Friday’s Times Editorial picked up on Richi Sunak’s mention of the need to accelerate growth and productivity. Old arguments rehearsed yet again with three being stressed: private sector investment, education and technical training, and a culture of innovation. It ends with the statement that Britain’s economic prospects and the wealth of the nation rest on breaking a cycle of low productivity.
We have been here before with our Local Enterprise Partnership HotSW.
These are all good things to do but Owl’s personal view is that we need to change fundamentally our short-term business and financing culture. Not until companies and financiers stop looking for quick gains but take the long term view, ploughing profits back into investment in the “tools of the trade”: plant, machinery, training and human capital, will we start to improve.
In crude terms: stop asset stripping, seeking to make a quick buck and paying directors obscene multiples of the average wage.
Increasing productivity means getting more output for each hour worked. A happy and motivated staff are key.
It’s not going to happen is it?
The Times view on Rishi Sunak’s conundrum: Productivity Problems
The Times Leading Article www.thetimes.co.uk
“Productivity isn’t everything,” the Nobel laureate Paul Krugman has written, “but in the long run it is almost everything.” Sustainable gains in living standards are only possible if output per worker goes up and Britain’s performance has long been disappointing. Hence, in his spring statement, Rishi Sunak stressed “creating the conditions for accelerated growth and productivity”.
The chancellor is right to perceive the urgency of the challenge. Unless the puzzle of low productivity can be solved, household incomes will stagnate and the country will become relatively poorer. Mr Sunak’s proposed remedies are sensible but they are long term. The risk is that Britain will meanwhile be locked into a cycle of depressed output, real wages and tax revenues.
For most of the postwar era, Britain’s productivity grew by 2 to 3 per cent a year. Between the financial crash and the pandemic, however, it barely expanded at all. Judged by output per hour, its productivity is roughly at the level of Italy, whereas the American economy is estimated to be a startling 23 per cent more productive than Britain’s. The equivalent figure for France is 18 per cent higher, and for Germany it is 10 per cent. Mr Sunak stresses three issues: private sector investment, education and technical training, and a culture of innovation. These are sound aims. The chancellor points to the fact that in Britain corporate investment amounts to 10 per cent of GDP, compared with an average in countries within the Organisation for Economic Co-operation and Development (OECD) of 14 per cent. He has signalled that in the budget this autumn he will provide further tax breaks for business investment.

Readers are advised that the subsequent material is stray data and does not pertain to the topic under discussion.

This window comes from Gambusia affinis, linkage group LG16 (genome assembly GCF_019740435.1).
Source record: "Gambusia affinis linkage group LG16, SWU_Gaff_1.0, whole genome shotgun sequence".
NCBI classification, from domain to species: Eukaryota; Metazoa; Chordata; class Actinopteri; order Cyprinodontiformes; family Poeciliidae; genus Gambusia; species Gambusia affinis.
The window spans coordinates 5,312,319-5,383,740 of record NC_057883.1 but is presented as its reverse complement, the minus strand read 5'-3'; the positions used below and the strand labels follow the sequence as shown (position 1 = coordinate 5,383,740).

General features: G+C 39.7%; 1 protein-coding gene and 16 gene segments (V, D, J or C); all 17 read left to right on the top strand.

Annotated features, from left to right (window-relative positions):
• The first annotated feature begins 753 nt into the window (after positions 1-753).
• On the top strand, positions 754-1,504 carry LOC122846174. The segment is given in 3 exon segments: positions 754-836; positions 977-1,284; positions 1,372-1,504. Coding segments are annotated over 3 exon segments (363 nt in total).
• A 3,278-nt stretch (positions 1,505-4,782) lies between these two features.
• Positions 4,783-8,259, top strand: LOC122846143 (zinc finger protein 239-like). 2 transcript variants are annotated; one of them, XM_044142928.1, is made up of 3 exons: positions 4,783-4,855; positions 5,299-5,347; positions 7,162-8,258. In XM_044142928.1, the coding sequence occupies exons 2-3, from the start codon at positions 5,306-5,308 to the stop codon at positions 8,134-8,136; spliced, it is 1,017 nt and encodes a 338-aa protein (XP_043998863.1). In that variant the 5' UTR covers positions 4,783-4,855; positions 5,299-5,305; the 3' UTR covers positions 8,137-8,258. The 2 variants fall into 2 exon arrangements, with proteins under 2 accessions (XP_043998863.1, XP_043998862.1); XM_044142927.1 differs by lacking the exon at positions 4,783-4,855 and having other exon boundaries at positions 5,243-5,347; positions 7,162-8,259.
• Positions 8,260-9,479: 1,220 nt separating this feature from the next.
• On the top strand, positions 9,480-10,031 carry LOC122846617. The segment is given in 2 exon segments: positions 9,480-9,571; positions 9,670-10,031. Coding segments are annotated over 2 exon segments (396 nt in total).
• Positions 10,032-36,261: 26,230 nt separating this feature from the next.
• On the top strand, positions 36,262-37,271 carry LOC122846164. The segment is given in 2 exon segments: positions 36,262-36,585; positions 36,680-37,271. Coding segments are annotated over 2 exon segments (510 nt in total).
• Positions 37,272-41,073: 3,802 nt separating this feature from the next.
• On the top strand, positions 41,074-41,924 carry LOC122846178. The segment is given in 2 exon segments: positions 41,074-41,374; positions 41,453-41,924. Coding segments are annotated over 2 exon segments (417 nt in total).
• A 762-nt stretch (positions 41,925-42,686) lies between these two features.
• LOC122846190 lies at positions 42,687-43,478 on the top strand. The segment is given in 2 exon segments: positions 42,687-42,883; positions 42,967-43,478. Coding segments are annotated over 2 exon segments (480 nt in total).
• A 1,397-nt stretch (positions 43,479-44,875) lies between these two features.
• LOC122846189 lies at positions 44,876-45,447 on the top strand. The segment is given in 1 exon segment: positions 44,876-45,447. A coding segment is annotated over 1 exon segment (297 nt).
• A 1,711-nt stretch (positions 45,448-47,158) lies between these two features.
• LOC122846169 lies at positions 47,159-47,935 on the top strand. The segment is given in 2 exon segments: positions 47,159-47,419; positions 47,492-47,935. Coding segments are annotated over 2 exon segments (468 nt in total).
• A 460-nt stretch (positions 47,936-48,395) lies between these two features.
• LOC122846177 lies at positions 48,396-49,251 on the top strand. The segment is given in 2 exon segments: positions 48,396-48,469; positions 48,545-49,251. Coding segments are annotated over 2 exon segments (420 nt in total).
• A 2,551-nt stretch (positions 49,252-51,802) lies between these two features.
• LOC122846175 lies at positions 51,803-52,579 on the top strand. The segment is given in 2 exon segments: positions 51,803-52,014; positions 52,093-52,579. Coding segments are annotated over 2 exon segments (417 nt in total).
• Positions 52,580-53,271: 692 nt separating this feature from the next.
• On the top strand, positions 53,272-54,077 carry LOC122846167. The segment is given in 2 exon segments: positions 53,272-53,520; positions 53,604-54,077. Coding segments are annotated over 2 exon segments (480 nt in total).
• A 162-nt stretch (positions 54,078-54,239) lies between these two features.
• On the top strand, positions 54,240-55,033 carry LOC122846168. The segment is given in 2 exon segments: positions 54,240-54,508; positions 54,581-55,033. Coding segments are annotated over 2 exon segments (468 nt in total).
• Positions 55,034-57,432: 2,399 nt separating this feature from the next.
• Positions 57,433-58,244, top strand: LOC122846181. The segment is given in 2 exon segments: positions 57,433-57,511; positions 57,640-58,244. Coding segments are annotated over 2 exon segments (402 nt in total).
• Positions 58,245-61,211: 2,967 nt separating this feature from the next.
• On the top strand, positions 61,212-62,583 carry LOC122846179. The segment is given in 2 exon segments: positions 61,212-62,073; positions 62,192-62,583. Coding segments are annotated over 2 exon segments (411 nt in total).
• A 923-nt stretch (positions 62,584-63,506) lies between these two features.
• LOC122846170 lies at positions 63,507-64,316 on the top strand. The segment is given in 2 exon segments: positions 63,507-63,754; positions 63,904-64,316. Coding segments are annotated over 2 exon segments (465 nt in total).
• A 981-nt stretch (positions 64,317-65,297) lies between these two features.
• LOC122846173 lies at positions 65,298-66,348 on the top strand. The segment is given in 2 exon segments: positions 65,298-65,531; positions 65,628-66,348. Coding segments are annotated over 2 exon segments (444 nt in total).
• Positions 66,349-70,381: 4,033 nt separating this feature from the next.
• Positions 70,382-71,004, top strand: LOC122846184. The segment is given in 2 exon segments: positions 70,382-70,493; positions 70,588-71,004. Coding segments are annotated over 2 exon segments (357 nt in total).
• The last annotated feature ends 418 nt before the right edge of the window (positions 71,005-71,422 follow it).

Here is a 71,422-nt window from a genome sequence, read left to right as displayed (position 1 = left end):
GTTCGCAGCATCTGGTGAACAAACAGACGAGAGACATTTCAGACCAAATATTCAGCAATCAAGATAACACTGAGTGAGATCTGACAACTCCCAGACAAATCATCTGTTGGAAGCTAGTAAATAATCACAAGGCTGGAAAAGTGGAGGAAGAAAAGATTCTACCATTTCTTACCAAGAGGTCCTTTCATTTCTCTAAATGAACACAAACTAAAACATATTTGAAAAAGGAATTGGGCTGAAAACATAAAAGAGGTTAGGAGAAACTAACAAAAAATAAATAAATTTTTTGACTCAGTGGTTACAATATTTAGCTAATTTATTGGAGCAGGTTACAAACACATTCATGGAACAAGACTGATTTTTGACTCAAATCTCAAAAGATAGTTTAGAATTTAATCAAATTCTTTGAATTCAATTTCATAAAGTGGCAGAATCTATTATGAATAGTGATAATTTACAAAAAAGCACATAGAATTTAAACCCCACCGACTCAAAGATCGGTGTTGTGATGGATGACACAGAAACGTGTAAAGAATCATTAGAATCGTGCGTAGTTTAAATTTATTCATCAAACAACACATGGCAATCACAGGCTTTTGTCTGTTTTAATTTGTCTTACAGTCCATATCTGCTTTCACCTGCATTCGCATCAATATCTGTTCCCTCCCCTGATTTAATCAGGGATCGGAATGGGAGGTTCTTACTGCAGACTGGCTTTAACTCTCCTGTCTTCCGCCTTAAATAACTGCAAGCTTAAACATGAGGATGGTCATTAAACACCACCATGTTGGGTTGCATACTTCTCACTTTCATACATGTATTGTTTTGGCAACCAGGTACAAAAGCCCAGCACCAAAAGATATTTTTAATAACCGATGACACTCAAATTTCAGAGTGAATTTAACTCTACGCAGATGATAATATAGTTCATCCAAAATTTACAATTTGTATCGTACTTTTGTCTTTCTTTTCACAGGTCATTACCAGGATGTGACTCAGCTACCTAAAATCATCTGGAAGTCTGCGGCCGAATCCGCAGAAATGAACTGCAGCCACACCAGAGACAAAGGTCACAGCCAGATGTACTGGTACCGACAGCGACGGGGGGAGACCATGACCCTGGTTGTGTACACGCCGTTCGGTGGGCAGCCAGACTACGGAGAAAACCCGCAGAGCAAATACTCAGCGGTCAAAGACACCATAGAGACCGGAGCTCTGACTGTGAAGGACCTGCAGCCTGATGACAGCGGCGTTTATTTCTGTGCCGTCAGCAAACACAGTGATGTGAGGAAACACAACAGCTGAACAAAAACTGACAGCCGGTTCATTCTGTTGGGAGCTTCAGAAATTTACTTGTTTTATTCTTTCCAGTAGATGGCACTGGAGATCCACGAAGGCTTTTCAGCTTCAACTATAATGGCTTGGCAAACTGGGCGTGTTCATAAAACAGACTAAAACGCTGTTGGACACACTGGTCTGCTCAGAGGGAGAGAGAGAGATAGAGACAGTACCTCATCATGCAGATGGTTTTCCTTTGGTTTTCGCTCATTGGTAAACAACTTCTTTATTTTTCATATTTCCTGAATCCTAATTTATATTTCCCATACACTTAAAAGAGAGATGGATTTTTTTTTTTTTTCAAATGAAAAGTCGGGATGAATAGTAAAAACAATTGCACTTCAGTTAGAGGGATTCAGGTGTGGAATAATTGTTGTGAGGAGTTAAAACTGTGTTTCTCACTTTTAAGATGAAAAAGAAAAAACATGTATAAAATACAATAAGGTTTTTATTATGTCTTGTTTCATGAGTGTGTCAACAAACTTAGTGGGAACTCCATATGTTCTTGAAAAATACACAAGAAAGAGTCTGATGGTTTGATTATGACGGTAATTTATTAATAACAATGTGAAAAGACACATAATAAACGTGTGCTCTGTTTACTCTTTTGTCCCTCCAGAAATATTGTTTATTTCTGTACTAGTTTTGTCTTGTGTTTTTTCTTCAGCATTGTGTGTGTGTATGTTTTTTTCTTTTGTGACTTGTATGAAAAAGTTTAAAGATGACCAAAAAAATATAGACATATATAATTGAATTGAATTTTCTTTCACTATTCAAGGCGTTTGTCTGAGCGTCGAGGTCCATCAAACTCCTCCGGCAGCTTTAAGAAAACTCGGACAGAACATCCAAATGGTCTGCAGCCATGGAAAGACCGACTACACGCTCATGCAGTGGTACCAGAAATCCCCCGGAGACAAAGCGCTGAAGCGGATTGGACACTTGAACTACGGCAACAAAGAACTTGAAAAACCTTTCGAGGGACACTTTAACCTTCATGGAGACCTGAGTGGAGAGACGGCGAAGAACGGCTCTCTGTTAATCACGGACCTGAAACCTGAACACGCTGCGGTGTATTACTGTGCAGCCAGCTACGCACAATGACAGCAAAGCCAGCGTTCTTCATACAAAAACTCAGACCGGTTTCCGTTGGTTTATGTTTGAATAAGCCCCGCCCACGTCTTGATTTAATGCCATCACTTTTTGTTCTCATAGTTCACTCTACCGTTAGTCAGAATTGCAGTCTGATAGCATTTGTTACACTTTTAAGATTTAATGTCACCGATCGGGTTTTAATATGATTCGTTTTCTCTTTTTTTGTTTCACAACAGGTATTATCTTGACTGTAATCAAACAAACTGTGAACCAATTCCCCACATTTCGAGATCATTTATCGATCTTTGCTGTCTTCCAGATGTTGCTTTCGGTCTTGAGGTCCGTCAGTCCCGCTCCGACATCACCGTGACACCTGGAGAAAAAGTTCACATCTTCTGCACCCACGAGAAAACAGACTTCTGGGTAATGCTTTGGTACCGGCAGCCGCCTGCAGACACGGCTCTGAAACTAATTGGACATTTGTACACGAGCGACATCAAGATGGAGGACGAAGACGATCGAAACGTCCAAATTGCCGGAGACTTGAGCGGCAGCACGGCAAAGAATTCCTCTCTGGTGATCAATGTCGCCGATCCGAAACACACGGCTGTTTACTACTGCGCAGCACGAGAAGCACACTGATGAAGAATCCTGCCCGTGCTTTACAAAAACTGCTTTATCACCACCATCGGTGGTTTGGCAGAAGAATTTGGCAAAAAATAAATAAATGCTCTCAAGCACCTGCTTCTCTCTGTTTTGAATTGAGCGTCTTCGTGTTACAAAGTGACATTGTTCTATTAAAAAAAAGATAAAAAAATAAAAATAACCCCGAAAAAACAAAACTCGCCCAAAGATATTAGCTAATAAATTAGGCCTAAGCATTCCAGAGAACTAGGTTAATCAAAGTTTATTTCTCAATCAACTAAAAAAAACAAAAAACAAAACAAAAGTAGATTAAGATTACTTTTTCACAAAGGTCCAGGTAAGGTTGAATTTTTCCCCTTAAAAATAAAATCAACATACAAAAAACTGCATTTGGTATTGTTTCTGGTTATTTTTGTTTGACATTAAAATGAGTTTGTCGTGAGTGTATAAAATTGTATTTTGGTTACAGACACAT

In his budget last year he gave generous capital allowances for corporate investment in plant and machinery to the end of 2022-23. Whether an extension of this approach will be effective depends on the investment being something the companies would choose to do if financial conditions allowed. Investment is vital but it can sometimes be wasteful, as happened in the dot-com bubble 20 years ago. Tax breaks will work if they bring forward investment programmes that give a more than proportionate boost to national income. The same test holds for public sector investment in infrastructure.
On vocational training, Britain again lags the OECD average. Tax incentives to boost training of workforces in skills is valuable, but the effects are unlikely to show up in the data in the immediate future. Lastly, encouraging innovation through regulatory reform and tax credits for research and development works with the grain of the market. The history of capitalism is dotted with inventions that boost productivity, such as containerisation or the microchip. The market economy allows entrepreneurs to succeed, and government should encourage this activity with financial incentives.
For Britain the problem is urgent. Its productivity record is poor and it has lagged behind the eurozone and the OECD since 2016. Uncertainty over Brexit has deterred investment and constrained productivity growth. It is Mr Sunak’s task to help turn that performance round. The levers available to him are limited, for wealth creation depends on private enterprise rather than the state. These are the right areas to be looking at, however, and the chancellor’s aims are sound. Britain’s economic prospects and the wealth of the nation rest on breaking a cycle of low productivity.